Fishermen, processors respond to fish tax proposal

Feb 19, 2016

Despite acknowledging the need for more revenue, fisheries stakeholders raised lots of questions about the governor's plan to increase state fisheries taxes this week.

Tax Director Ken Alper is shown in this photo.
Credit Courtesy KTOO

To help fill the state’s budget gap, Alaska Governor Bill Walker has asked legislators to consider a variety of tax increases – including raising fisheries taxes by one percent. 

During a House Fisheries Committee hearing on Thursday, state tax director Ken Alper explained that the increase, estimated to bring in an additional $18.4 million, essentially would make fish revenue match the cost of fisheries management.

“The intent was to generate in the neighborhood of $15 million to $20 million dollars of unrestricted GF for the state based on management costs.”

At the same time, Alper said the administration didn’t want to totally overhaul the current structure of fisheries taxes. The increase would apply to a variety of taxes, including the raw fish tax and the landing tax.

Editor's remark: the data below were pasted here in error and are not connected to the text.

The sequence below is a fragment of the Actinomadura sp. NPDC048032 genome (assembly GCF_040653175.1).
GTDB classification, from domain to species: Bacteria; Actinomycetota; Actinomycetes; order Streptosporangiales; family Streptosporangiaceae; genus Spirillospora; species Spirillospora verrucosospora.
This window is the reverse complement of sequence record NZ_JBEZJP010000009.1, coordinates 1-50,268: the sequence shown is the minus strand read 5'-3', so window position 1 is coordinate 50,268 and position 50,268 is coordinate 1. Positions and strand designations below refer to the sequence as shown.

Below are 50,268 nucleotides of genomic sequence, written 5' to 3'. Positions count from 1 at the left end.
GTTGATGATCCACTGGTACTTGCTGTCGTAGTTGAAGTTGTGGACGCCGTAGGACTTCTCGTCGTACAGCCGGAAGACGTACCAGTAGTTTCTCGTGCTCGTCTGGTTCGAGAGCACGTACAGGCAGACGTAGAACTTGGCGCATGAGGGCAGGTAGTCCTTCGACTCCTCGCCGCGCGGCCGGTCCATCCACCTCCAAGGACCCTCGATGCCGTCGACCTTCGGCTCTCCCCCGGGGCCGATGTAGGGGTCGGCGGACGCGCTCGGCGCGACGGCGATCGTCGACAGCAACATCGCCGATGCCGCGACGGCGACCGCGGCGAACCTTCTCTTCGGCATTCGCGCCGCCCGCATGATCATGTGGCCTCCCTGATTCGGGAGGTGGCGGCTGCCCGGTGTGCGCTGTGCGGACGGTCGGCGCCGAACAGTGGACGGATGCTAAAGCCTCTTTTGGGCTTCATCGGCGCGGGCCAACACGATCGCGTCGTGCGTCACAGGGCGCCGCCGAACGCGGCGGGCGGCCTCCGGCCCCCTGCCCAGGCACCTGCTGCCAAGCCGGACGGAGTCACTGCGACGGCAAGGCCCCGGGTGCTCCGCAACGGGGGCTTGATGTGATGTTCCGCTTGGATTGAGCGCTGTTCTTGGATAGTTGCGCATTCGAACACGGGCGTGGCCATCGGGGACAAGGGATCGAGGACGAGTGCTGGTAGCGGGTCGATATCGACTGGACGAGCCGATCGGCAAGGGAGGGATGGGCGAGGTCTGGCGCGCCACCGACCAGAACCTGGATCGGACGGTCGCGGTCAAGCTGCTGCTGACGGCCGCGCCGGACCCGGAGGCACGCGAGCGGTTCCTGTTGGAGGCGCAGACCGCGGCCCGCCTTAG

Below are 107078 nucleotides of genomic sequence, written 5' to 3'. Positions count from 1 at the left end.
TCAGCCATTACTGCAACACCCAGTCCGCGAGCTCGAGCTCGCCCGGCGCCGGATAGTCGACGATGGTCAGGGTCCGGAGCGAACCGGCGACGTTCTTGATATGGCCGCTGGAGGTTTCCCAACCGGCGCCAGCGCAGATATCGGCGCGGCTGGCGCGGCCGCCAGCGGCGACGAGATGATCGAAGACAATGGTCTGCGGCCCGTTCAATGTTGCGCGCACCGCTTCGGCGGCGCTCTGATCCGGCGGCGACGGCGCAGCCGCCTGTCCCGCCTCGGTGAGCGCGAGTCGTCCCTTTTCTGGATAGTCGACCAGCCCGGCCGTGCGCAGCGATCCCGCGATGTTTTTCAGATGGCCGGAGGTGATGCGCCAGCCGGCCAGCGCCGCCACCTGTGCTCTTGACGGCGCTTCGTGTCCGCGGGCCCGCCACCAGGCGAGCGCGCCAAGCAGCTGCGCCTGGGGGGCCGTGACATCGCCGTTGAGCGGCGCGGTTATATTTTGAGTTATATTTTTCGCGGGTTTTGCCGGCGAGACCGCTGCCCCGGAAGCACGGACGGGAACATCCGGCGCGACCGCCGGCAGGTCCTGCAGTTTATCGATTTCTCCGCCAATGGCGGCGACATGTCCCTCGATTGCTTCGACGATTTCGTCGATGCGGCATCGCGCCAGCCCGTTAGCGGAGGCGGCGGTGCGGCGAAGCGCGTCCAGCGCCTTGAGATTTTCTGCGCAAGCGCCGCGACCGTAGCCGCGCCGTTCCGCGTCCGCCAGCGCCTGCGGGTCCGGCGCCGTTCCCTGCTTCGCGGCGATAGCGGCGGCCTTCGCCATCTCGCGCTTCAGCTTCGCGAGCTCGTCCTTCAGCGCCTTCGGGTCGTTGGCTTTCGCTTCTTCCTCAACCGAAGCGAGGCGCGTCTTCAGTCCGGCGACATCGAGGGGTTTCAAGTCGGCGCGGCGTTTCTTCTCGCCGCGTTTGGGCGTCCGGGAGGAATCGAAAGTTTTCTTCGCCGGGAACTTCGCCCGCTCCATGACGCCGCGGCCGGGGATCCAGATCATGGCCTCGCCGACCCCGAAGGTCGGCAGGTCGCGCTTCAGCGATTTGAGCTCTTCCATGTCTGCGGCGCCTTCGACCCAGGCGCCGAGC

“There are embedded features in existing statute that the governor did not want to look to upend," Alper said. "For example, the percentage shares of municipal revenue sharing, or the different existing tax rates between an onshore vs a floating vs a cannery. Those are fully within the legislature’s discretion to move those around. It’s not that 1 percent was a dartboard solution, it was the most rational solution to try to come up with the desired amount of additional funding.”

But some fishermen said that applying a one percent increase for all taxes would have different impacts in different fisheries, and wasn't necessarily an equitable way of raising revenue.

Mostly, the committee heard from fishermen and industry representatives who said they know the state needs new revenue, but didn’t understand or support the exact increase proposed.

Seward fisherman and direct marketer Rhonda Hubbard told the committee that the industry needs more time to help craft a plan.

“Fisheries tax is very complex," she said. "It’s probably one of the most complex tax components within the department of revenue. Those taxes do need to be updated. And while it’s admirable that the administration, departments are coming together providing you the information, everything. I think we, as an industry, need to be a part of that meeting, or also come together with them, in creating some more equitable ways of taxing our industry.”

The committee will take more testimony on the proposed fishery tax increases on Tuesday at 10 a.m.